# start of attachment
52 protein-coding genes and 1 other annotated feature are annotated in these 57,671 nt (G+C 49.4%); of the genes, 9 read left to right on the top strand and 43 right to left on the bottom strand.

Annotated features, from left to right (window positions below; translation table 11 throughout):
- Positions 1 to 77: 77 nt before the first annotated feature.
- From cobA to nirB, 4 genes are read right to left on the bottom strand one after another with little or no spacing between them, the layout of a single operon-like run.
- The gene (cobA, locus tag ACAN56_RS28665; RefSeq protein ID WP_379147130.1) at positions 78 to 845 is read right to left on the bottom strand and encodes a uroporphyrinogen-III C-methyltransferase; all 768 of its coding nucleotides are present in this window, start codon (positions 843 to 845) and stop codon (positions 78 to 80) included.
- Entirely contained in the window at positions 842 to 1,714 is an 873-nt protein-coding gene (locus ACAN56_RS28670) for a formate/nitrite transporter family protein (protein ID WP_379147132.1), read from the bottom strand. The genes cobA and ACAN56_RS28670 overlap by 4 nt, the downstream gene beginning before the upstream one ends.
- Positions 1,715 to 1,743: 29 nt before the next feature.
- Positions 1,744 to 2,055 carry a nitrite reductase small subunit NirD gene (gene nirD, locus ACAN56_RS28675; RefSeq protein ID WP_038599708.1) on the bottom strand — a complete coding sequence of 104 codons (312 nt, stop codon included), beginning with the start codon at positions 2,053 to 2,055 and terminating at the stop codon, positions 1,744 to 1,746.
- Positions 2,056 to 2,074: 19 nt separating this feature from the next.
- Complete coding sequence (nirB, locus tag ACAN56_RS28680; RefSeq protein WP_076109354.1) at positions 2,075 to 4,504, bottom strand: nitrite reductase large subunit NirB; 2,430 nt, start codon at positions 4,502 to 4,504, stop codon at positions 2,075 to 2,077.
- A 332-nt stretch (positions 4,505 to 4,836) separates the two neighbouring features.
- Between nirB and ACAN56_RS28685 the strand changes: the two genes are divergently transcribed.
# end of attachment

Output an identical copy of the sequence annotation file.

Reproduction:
52 protein-coding genes and 1 other annotated feature are annotated in these 57,671 nt (G+C 49.4%); of the genes, 9 read left to right on the top strand and 43 right to left on the bottom strand.

Annotated features, from left to right (window positions below; translation table 11 throughout):
- Positions 1 to 77: 77 nt before the first annotated feature.
- From cobA to nirB, 4 genes are read right to left on the bottom strand one after another with little or no spacing between them, the layout of a single operon-like run.
- The gene (cobA, locus tag ACAN56_RS28665; RefSeq protein ID WP_379147130.1) at positions 78 to 845 is read right to left on the bottom strand and encodes a uroporphyrinogen-III C-methyltransferase; all 768 of its coding nucleotides are present in this window, start codon (positions 843 to 845) and stop codon (positions 78 to 80) included.
- Entirely contained in the window at positions 842 to 1,714 is an 873-nt protein-coding gene (locus ACAN56_RS28670) for a formate/nitrite transporter family protein (protein ID WP_379147132.1), read from the bottom strand. The genes cobA and ACAN56_RS28670 overlap by 4 nt, the downstream gene beginning before the upstream one ends.
- Positions 1,715 to 1,743: 29 nt before the next feature.
- Positions 1,744 to 2,055 carry a nitrite reductase small subunit NirD gene (gene nirD, locus ACAN56_RS28675; RefSeq protein ID WP_038599708.1) on the bottom strand — a complete coding sequence of 104 codons (312 nt, stop codon included), beginning with the start codon at positions 2,053 to 2,055 and terminating at the stop codon, positions 1,744 to 1,746.
- Positions 2,056 to 2,074: 19 nt separating this feature from the next.
- Complete coding sequence (nirB, locus tag ACAN56_RS28680; RefSeq protein WP_076109354.1) at positions 2,075 to 4,504, bottom strand: nitrite reductase large subunit NirB; 2,430 nt, start codon at positions 4,502 to 4,504, stop codon at positions 2,075 to 2,077.
- A 332-nt stretch (positions 4,505 to 4,836) separates the two neighbouring features.
- Between nirB and ACAN56_RS28685 the strand changes: the two genes are divergently transcribed.